‘How dare you!’ he said, peering over the top of his half-moon spectacles, as though Sam had insulted him.
‘Sir?’ Sam said, standing uncertain in the middle of the room, everybody’s attention focused on his clothes.
‘What on earth are you wearing?’ Duffer said, face scarlet with indignation.
‘A skirt’, Sam said, stating the obvious.
‘Get out!’ Duffer shrieked. He threw a crumpled piece of paper into the waste basket for effect. ‘Get out of my classroom, boy!’
It would have been a matter for the school counsellor, had she not been off sick. As it was, Sam had to wait in the school office until the lesson had ended. Then Duffer turned up, his papers clamped in the crook of his arm, his breath smelling of tea and tobacco. They sat facing one another, the deputy head in the corner; hands fastened around a bottle of mineral water.
‘What’s all this nonsense about then, Samuel?’ Duffer said, glancing at his wristwatch. ‘It’s stated quite clearly in the school rules that male pupils are not permitted to wear skirts. So don’t you go giving me any of that human rights guff.’ An awkward peel of laughter fell from the side of his mouth.
The deputy head offered a deliberate cough. A student at a nearby school had just won the right to wear a religious bangle in class after taking her fight to the High Court. It was a quite the hot potato.
‘Mr Davies, I’d prefer it if you called me Sam,’ Sam said, ‘and in my defence I’d like to point out that what the school rules say is “Pupils of both sexes must wear appropriate uniform.”’ He pointed to the rule on the print-out the deputy had given him. ‘This skirt is regulated uniform. My sister used to wear it, and it’s appropriate for me, me being a cross-dresser.’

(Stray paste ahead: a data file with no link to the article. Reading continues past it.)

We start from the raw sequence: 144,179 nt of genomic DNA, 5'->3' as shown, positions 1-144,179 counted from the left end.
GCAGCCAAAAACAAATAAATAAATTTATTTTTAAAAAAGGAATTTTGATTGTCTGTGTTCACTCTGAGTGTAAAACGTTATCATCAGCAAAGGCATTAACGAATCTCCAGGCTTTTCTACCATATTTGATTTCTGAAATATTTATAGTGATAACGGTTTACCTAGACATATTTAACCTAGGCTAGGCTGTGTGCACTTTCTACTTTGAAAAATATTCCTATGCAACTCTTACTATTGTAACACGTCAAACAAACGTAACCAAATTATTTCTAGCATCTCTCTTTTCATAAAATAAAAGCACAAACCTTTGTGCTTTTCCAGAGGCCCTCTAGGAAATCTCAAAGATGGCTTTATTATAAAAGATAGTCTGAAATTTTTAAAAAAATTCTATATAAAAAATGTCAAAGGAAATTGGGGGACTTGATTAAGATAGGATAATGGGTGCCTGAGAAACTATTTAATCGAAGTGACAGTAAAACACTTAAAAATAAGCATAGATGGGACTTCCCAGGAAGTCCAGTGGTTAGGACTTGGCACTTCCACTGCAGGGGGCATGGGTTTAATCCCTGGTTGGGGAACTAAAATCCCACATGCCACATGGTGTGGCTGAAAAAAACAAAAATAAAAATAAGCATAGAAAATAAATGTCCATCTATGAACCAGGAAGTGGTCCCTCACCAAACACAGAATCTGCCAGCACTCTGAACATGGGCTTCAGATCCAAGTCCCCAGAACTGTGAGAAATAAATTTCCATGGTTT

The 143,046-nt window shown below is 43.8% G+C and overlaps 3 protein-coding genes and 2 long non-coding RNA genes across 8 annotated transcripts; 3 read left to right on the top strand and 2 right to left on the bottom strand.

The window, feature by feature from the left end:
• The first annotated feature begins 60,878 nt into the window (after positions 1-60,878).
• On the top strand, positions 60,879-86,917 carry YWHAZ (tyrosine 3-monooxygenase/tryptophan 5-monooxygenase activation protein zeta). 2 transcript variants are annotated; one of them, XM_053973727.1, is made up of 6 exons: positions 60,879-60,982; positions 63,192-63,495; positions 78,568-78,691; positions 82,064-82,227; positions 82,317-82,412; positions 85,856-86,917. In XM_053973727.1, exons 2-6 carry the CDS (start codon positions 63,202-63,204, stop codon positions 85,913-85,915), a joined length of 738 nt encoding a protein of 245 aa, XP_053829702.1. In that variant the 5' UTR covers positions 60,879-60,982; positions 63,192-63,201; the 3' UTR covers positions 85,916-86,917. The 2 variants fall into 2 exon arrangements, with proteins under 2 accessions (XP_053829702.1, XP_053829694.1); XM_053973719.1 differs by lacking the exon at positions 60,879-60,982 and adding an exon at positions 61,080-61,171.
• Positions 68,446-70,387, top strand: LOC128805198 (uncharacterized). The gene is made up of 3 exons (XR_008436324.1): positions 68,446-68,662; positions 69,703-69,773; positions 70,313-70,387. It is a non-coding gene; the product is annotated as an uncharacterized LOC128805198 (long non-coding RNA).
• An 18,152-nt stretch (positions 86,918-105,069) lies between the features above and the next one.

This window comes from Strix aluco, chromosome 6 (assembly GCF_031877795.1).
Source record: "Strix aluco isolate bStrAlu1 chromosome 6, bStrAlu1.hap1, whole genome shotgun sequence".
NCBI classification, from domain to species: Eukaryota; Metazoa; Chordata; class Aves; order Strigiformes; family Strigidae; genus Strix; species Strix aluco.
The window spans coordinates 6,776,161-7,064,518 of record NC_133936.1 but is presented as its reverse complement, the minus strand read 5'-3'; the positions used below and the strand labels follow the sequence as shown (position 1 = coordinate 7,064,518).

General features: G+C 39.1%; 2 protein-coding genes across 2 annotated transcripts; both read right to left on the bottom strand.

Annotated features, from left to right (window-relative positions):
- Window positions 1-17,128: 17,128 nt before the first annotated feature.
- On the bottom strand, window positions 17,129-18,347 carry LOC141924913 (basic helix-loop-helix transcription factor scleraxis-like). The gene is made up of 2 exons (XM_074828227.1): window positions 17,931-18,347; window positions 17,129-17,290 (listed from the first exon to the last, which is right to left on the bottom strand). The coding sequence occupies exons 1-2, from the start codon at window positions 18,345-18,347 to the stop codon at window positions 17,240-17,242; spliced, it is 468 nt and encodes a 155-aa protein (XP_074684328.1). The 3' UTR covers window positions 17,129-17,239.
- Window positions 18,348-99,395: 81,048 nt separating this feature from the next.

Duffer laughed out loud. ‘Who do you think you are? Quentin bloody Crisp?’
‘Are you referring to my sexuality now?’ Sam said. ‘Quentin Crisp was gay. I’m not gay. I’m a cross-dresser. And while we’re on the subject of human rights, it is a basic human right for me to be able to express myself.’ In essence, Sam knew his point was accurate, but freedom of expression was a difficult issue to manage. He knew that for the foreseeable future, schoolboys would not be allowed to wear skirts to school, because they’d get beaten up by boorish fifth-formers. They’d turn it into a health and safety concern. What Sam wanted was for the school, for Duffer in particular, to acknowledge his deed as an innocuous one. Transvestism wasn’t wrong. Girls wore what they wanted, and Sam did too. But Duffer stood up, whipped the school rules out of Sam’s hands and threw them across the room.
‘What is the world coming to?’ he said wagging his finger in Sam’s face. ‘Gay cowboy films and gay weddings. Gay women and gay vicars.’
‘I’m not gay,’ Sam said, ‘more of a male lesbian.’
Duffer ignored him, said, ‘There’ll be a flipping fairy in The White House next.’ He walked out of the office, slammed the door behind himself. Sam looked at the deputy head who was still sitting in the corner, biting her nails. ‘Looks like you’ve started something now,’ she said. Sam guessed it wouldn’t be the revolution that he wanted; a liberal utopia governed by tolerance instead of fear. More like Duffer would get a warning for using insensitive language in front of a pupil. But Sam also knew that this was the way the world was changed, step by step by step.
‘Wait outside for the moment, please,’ the deputy said. ‘I need to have a word with the headmaster.’
‘Yes Miss,’ Sam said. As he was about to leave he turned and focused on a sliver of emerald pinned to the woman’s lapel.
‘Miss?’ he said.
‘That’s a very nice brooch you’re wearing there, Miss.’